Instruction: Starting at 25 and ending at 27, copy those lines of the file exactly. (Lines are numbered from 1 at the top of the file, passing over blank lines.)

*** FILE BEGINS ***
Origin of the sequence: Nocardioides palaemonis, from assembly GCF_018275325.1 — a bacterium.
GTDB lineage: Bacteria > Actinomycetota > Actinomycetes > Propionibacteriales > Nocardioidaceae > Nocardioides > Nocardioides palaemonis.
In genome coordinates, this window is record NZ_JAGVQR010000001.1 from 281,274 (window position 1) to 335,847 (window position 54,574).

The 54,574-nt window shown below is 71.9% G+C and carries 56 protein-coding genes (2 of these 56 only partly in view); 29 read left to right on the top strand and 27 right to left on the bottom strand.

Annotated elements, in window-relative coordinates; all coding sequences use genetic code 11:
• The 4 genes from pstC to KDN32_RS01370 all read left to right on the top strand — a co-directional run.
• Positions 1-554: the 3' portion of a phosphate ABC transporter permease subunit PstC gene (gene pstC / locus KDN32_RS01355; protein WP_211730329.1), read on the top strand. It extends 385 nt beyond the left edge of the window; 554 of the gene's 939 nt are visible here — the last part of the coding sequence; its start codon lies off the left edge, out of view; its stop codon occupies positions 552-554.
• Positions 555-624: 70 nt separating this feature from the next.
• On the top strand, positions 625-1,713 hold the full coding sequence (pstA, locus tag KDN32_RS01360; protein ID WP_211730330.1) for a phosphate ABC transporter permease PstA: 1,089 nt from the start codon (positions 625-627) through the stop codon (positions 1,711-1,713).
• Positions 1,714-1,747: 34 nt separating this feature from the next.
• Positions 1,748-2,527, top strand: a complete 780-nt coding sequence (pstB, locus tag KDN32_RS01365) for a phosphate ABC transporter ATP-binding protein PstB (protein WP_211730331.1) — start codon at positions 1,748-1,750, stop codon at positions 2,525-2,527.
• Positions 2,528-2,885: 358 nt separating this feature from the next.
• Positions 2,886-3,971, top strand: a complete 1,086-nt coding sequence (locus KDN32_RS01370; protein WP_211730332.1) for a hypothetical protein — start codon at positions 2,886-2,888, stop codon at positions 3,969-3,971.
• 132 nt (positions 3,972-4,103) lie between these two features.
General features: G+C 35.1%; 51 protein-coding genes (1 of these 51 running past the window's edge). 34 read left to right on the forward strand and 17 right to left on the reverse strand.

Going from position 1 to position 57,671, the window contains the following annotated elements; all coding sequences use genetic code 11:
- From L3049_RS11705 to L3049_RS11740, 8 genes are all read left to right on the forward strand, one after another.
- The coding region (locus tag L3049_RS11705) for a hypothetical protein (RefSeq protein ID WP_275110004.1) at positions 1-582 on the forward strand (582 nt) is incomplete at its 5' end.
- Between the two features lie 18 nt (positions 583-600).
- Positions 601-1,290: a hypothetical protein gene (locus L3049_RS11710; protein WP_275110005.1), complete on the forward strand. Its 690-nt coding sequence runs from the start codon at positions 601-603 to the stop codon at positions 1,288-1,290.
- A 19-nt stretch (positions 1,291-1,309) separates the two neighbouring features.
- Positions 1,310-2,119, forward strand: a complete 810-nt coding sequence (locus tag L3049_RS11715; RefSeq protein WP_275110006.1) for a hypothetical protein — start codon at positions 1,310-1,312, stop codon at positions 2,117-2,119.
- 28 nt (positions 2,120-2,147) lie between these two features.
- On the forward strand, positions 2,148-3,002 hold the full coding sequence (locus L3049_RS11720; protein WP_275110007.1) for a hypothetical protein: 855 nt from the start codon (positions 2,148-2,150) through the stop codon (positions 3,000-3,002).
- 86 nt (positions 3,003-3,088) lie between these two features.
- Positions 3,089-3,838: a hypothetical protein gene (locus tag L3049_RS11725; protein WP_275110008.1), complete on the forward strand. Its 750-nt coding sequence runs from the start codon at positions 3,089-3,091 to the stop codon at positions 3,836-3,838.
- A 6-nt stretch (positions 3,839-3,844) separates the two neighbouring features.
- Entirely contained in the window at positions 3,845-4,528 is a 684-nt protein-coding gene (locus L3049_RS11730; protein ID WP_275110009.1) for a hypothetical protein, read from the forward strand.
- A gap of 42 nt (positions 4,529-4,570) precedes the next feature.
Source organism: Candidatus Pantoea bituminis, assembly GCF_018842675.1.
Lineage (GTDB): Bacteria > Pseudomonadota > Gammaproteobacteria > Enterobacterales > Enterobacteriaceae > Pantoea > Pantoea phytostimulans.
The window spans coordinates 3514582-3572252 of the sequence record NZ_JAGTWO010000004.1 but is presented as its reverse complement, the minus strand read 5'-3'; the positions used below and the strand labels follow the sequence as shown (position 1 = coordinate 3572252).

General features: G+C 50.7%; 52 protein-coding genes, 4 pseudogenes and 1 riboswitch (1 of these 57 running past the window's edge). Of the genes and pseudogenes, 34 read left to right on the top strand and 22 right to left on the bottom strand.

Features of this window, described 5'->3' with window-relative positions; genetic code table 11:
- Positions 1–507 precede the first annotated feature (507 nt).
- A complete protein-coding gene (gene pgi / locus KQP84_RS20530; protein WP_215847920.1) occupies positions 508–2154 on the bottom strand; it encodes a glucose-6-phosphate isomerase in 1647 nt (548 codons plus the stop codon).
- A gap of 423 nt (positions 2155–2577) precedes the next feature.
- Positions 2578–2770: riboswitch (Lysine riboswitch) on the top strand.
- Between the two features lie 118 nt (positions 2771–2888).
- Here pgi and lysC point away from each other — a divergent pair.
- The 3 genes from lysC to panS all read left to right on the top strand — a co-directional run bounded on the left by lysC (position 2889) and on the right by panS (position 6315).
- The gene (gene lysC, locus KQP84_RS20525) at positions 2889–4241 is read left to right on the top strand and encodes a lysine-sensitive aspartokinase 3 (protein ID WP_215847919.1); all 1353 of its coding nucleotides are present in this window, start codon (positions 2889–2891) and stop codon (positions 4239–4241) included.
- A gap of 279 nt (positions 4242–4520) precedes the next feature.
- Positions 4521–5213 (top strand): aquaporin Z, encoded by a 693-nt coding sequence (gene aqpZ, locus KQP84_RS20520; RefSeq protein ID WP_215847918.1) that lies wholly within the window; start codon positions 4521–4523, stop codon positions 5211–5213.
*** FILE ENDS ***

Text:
- 86 nt (positions 3,003-3,088) lie between these two features.
- Positions 3,089-3,838: a hypothetical protein gene (locus tag L3049_RS11725; protein WP_275110008.1), complete on the forward strand. Its 750-nt coding sequence runs from the start codon at positions 3,089-3,091 to the stop codon at positions 3,836-3,838.
- A 6-nt stretch (positions 3,839-3,844) separates the two neighbouring features.